“The Indus River Commission survived two wars between India and Pakistan. And all 10 of the countries that share the banks of the Nile are currently involved in negotiations over cooperative development of the basin,” Wolf wrote.
“The most important thing that can be done is to promote the treaties, the water-sharing agreements, so that when problems arise, they can be managed,” Wolf told us.
For example, Wolf said, no one expects a conflict between the U.S. and Canada, which share the Columbia River basin — providing water to seven U.S. states and the Canadian province of British Columbia — because of generally good relations between Washington and Ottawa, and the 1964 Columbia River Treaty that ensures its equitable use.
It is “unilateral actions to construct a dam or river diversion in the absence of a treaty [that are] highly destabilizing to a region,” Wolf wrote in his 2009 WPR article.
That observation is borne out in long-simmering international water disputes that have recently reached a boiling point because of controversial decisions to build dams that could divert resources from one country to another.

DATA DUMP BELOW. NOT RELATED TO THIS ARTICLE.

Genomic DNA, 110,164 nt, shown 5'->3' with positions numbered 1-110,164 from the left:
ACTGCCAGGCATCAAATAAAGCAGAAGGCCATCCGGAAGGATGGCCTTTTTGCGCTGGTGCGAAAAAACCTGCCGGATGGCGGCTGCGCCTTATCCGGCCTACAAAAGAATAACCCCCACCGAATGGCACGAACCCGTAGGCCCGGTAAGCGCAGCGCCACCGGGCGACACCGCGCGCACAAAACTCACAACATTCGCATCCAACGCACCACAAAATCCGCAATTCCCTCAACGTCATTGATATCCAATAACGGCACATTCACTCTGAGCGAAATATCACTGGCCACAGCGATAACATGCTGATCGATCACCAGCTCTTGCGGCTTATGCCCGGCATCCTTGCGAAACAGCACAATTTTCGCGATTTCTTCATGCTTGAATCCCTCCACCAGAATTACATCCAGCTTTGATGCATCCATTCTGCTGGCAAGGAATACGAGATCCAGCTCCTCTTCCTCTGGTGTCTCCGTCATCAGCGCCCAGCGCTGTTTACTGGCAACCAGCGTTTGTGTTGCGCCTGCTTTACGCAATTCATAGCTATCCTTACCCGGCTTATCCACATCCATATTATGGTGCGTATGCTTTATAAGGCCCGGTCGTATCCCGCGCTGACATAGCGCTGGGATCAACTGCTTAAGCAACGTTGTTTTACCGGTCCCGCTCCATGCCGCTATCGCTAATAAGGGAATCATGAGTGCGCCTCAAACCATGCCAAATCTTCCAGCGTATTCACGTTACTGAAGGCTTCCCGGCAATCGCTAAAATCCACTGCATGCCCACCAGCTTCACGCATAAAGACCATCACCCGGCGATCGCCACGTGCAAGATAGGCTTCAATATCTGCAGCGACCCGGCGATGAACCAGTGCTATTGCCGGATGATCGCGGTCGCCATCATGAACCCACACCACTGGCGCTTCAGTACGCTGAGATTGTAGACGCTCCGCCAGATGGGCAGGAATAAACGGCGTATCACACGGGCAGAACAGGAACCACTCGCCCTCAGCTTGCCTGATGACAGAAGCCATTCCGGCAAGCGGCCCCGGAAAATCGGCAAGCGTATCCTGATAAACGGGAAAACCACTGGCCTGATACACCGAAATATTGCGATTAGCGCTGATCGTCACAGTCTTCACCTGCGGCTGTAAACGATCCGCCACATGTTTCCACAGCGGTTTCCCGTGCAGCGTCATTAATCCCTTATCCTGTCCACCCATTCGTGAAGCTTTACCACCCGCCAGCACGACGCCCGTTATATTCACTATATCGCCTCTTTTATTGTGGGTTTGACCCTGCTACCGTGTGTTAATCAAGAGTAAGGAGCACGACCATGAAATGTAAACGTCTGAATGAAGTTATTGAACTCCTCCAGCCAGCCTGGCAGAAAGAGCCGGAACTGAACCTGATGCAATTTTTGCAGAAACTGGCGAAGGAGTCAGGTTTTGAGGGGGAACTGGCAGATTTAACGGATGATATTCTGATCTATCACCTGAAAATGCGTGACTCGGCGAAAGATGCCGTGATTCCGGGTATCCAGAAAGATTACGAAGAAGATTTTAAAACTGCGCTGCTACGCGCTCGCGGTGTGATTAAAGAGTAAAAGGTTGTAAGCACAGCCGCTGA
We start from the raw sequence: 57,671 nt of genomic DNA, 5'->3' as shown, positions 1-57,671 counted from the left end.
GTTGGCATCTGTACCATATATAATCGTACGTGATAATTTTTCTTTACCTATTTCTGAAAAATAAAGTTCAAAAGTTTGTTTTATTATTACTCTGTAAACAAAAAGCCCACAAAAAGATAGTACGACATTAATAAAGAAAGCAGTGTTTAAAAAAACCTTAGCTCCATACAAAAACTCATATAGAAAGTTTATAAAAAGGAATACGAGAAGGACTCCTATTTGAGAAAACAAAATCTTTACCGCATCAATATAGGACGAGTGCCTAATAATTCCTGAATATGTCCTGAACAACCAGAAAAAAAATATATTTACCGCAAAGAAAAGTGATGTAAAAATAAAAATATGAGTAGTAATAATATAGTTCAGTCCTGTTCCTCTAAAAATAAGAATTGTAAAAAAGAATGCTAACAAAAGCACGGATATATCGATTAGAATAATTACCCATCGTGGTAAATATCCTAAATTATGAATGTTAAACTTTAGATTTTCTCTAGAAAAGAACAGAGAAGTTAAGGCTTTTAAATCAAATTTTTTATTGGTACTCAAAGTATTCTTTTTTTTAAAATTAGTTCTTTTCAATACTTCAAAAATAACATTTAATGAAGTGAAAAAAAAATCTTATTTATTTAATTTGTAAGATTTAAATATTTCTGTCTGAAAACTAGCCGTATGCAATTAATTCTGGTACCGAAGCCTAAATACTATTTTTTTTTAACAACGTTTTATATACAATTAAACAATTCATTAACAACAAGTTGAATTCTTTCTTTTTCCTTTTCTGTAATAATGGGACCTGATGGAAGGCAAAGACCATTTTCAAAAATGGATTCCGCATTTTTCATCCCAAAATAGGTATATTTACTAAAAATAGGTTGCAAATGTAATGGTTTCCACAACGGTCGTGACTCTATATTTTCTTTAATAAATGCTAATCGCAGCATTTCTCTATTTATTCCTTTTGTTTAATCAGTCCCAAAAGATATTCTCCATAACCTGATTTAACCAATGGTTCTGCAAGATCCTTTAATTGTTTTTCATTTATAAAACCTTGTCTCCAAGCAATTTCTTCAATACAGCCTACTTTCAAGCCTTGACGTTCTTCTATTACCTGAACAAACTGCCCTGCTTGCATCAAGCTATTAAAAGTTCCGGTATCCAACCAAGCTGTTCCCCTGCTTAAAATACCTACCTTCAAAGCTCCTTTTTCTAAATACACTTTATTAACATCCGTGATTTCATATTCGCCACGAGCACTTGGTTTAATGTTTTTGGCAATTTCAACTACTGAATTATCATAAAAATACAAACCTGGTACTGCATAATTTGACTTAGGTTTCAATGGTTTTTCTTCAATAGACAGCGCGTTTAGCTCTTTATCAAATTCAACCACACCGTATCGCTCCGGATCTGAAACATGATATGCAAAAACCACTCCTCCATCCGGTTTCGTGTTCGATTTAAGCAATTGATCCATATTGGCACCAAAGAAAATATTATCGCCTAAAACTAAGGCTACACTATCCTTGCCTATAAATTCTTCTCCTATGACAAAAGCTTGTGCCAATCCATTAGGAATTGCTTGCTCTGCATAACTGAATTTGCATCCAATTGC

Opening the Floodgates
Ten states share the Nile River basin, but Ethiopia’s ambitious Grand Ethiopian Renaissance Dam project, which is halfway completed, has caused an uproar in Egypt, where the Nile supplies nearly 85 percent of the country’s water for drinking, industry and farming.
The dam is expected to more than double Ethiopia’s current electricity production — critical in a country where three-fourths of the population lacks access to electricity. But officials in Cairo worry the dam will severely reduce the river’s flow northward to Egypt.
While former Egyptian President Hosni Mubarak, who was ousted during the Arab Spring in 2011, said last year that he would have taken military action to destroy any dam Ethiopia built on the Nile, diplomatic negotiations between the two countries, along with Sudan, have made headway, especially under Ethiopia’s progressive new prime minister.